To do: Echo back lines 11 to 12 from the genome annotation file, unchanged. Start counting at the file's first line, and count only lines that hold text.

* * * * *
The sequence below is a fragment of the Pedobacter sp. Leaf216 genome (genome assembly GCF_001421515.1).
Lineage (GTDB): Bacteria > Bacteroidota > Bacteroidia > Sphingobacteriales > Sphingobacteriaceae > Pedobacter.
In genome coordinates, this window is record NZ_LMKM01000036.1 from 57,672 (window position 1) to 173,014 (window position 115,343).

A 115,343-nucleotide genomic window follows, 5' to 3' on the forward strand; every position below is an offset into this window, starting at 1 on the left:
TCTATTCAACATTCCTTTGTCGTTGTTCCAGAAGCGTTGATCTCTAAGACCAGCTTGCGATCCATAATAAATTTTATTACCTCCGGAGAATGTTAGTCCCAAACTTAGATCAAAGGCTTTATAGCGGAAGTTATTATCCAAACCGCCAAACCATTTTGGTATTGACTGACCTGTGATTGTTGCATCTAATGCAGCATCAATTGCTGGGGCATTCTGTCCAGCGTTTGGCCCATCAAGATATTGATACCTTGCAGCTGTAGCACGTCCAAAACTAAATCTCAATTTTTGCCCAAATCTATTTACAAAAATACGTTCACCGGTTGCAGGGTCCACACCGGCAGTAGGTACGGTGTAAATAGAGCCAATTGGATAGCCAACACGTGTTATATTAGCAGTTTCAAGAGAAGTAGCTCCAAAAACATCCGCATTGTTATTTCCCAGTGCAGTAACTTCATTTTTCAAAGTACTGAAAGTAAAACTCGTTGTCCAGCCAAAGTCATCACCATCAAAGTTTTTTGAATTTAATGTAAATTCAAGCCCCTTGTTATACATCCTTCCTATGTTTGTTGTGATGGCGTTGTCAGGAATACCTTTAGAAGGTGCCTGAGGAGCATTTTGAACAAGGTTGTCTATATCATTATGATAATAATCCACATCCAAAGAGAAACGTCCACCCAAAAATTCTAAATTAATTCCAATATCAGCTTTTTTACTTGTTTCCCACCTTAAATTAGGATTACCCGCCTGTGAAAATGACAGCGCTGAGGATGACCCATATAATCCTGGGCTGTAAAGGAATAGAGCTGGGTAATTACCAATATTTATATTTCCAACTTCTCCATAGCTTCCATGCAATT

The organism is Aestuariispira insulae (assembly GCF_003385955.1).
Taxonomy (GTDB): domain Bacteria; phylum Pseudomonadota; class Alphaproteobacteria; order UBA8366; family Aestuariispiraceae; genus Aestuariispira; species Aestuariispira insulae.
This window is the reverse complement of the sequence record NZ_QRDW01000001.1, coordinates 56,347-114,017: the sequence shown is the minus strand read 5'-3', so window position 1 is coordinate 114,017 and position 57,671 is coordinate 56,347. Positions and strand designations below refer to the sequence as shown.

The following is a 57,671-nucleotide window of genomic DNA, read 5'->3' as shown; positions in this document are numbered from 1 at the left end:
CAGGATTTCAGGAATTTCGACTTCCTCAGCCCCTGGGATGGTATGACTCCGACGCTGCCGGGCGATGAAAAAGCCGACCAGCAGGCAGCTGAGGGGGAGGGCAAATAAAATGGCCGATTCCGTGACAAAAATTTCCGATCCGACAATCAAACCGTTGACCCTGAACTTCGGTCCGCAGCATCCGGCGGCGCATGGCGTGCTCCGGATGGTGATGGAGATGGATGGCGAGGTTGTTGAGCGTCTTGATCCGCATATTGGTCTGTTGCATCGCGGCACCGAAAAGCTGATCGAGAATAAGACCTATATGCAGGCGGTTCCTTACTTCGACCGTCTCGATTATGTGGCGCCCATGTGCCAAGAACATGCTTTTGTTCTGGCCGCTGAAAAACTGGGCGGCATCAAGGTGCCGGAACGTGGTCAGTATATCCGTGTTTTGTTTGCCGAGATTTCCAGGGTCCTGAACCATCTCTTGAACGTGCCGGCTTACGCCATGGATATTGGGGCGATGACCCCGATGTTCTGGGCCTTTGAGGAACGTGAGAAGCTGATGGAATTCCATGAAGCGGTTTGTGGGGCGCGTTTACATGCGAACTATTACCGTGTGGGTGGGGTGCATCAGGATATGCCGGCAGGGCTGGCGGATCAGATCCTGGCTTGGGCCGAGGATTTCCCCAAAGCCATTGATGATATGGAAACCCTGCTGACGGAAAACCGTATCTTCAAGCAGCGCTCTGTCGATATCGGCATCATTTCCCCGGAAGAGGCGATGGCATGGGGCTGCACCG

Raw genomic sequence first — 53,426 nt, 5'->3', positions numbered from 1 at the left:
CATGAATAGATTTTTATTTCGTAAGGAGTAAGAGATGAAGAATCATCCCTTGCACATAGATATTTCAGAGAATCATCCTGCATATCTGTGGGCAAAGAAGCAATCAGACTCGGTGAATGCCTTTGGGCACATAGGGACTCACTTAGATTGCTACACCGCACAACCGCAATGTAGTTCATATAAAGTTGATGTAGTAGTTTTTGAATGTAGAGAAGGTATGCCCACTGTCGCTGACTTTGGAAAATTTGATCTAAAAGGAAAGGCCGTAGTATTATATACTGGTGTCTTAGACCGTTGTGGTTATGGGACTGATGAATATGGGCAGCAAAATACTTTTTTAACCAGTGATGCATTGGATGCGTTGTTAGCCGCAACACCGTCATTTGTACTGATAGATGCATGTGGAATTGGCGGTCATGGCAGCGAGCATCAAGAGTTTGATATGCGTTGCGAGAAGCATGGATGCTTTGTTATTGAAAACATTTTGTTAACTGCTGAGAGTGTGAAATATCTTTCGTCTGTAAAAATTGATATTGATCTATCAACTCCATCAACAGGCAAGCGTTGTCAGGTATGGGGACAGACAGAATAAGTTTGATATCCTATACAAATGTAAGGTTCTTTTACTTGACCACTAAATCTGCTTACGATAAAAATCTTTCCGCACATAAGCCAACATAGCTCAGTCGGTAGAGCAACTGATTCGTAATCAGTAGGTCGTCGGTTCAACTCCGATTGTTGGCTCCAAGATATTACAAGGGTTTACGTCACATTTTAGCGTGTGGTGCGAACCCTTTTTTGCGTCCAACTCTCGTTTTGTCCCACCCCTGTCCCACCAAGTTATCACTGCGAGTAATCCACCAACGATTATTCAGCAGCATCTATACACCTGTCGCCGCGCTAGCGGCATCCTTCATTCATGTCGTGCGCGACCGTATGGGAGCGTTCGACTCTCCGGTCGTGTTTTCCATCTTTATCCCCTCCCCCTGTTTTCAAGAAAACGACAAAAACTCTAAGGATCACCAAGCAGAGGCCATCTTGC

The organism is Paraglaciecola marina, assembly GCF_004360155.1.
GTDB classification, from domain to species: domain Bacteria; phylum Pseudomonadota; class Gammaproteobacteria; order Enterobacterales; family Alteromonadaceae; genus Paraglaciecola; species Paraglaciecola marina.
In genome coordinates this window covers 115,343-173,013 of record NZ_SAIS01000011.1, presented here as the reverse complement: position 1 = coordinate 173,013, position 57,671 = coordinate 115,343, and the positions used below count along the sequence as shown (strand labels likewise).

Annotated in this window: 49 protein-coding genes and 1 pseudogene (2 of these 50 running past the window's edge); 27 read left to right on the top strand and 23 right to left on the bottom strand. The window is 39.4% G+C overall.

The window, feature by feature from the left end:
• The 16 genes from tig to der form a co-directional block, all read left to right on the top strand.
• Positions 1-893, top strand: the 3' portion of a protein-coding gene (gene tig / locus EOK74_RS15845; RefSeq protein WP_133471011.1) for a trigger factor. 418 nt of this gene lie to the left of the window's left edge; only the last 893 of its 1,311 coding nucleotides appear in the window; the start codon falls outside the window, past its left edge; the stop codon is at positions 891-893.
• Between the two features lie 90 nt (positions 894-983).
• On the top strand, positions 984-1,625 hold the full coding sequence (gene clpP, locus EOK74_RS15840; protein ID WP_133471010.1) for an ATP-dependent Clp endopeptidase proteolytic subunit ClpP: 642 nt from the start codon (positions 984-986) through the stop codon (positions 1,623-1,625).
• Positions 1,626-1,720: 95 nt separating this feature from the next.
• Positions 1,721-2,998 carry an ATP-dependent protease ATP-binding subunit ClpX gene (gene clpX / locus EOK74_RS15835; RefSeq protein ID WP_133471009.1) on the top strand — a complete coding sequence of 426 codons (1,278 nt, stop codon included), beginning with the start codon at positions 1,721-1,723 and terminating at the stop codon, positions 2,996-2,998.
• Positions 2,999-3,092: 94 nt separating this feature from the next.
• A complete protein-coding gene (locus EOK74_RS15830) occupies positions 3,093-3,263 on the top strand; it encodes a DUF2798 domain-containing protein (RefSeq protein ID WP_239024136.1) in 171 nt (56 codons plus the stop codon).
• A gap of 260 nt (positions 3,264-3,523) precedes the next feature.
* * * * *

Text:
Raw genomic sequence first — 53,426 nt, 5'->3', positions numbered from 1 at the left:
CATGAATAGATTTTTATTTCGTAAGGAGTAAGAGATGAAGAATCATCCCTTGCACATAGATATTTCAGAGAATCATCCTGCATATCTGTGGGCAAAGAAGCAATCAGACTCGGTGAATGCCTTTGGGCACATAGGGACTCACTTAGATTGCTACACCGCACAACCGCAATGTAGTTCATATAAAGTTGATGTAGTAGTTTTTGAATGTAGAGAAGGTATGCCCACTGTCGCTGACTTTGGAAAATTTGATCTAAAAGGAAAGGCCGTAGTATTATATACTGGTGTCTTAGACCGTTGTGGTTATGGGACTGATGAATATGGGCAGCAAAATACTTTTTTAACCAGTGATGCATTGGATGCGTTGTTAGCCGCAACACCGTCATTTGTACTGATAGATGCATGTGGAATTGGCGGTCATGGCAGCGAGCATCAAGAGTTTGATATGCGTTGCGAGAAGCATGGATGCTTTGTTATTGAAAACATTTTGTTAACTGCTGAGAGTGTGAAATATCTTTCGTCTGTAAAAATTGATATTGATCTATCAACTCCATCAACAGGCAAGCGTTGTCAGGTATGGGGACAGACAGAATAAGTTTGATATCCTATACAAATGTAAGGTTCTTTTACTTGACCACTAAATCTGCTTACGATAAAAATCTTTCCGCACATAAGCCAACATAGCTCAGTCGGTAGAGCAACTGATTCGTAATCAGTAGGTCGTCGGTTCAACTCCGATTGTTGGCTCCAAGATATTACAAGGGTTTACGTCACATTTTAGCGTGTGGTGCGAACCCTTTTTTGCGTCCAACTCTCGTTTTGTCCCACCCCTGTCCCACCAAGTTATCACTGCGAGTAATCCACCAACGATTATTCAGCAGCATCTATACACCTGTCGCCGCGCTAGCGGCATCCTTCATTCATGTCGTGCGCGACCGTATGGGAGCGTTCGACTCTCCGGTCGTGTTTTCCATCTTTATCCCCTCCCCCTGTTTTCAAGAAAACGACAAAAACTCTAAGGATCACCAAGCAGAGGCCATCTTGC